The SAD Season
Seasonal Affective Disorder strikes hardest during winter months
WEDNESDAY, Dec. 11, 2002 (HealthDayNews) -- It's the SAD season.
Seasonal Affective Disorder (SAD) is a form of depression that usually starts in late fall as the days get shorter. It subsides as spring approaches and there are more hours of daylight.
Women are most likely to experience SAD, while children and adolescents are least likely to be hit by it, says information from the Medical College of Wisconsin. A person has to experience SAD for at least two consecutive years to be properly diagnosed with the disorder.
In most cases, SAD symptoms are not as severe as major depression and it is not linked to a traumatic event, as with major depression.
Typical SAD symptoms include depressed mood, anxiety, irritability and general loss of interest or motivation. However, compared to people with major depression, those with SAD eat more and may binge on foods with lots of carbohydrates. People with SAD seldom have thoughts of suicide.
It's believed that SAD may be caused by changes in a person's natural body rhythms caused by reduced exposure to sunlight.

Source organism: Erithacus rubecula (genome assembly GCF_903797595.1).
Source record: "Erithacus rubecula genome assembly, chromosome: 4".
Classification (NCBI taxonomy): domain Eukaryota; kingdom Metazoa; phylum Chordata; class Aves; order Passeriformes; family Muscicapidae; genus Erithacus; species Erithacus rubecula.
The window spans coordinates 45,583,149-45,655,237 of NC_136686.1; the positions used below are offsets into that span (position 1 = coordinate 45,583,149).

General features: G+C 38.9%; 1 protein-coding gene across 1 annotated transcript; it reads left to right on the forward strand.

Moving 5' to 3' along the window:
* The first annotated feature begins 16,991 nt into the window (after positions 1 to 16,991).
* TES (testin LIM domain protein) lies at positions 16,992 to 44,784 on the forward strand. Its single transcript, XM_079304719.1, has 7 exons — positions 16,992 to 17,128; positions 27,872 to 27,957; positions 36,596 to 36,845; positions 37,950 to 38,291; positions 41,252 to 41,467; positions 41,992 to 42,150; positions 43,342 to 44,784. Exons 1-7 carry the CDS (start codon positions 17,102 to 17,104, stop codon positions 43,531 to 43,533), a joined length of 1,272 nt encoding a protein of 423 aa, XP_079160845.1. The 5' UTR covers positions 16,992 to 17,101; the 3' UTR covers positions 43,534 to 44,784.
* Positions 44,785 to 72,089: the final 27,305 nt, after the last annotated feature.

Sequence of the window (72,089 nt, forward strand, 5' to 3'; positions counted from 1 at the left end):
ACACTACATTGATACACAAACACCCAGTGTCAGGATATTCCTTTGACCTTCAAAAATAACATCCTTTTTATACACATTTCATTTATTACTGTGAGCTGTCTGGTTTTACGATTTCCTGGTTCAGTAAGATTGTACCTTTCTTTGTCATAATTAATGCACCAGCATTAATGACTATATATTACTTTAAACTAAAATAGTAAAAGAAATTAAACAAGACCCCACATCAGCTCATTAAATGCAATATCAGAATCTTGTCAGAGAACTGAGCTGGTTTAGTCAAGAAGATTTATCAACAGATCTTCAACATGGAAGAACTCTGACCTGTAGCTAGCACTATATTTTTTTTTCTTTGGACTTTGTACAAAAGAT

Increased exposure to light is standard treatment for SAD. Normal room lighting isn't sufficient. SAD treatment requires a lightbox with a minimum lux value of 2,000 to 2,500. Some lightboxes have a lux value as high as 10,000.
A lightbox needs to be used for 30 minutes to two hours per session and should be located within 3 feet of the person using it. The user doesn't have to stare at the light, but the light must be able to enter the eyes to affect the brain and the person's mood. Many people read while using a lightbox.
A lightbox may not be sufficient to relieve SAD symptoms. Other treatments may include regular exercise and prescription antidepressants.
The National Mental Health Association has more about SAD.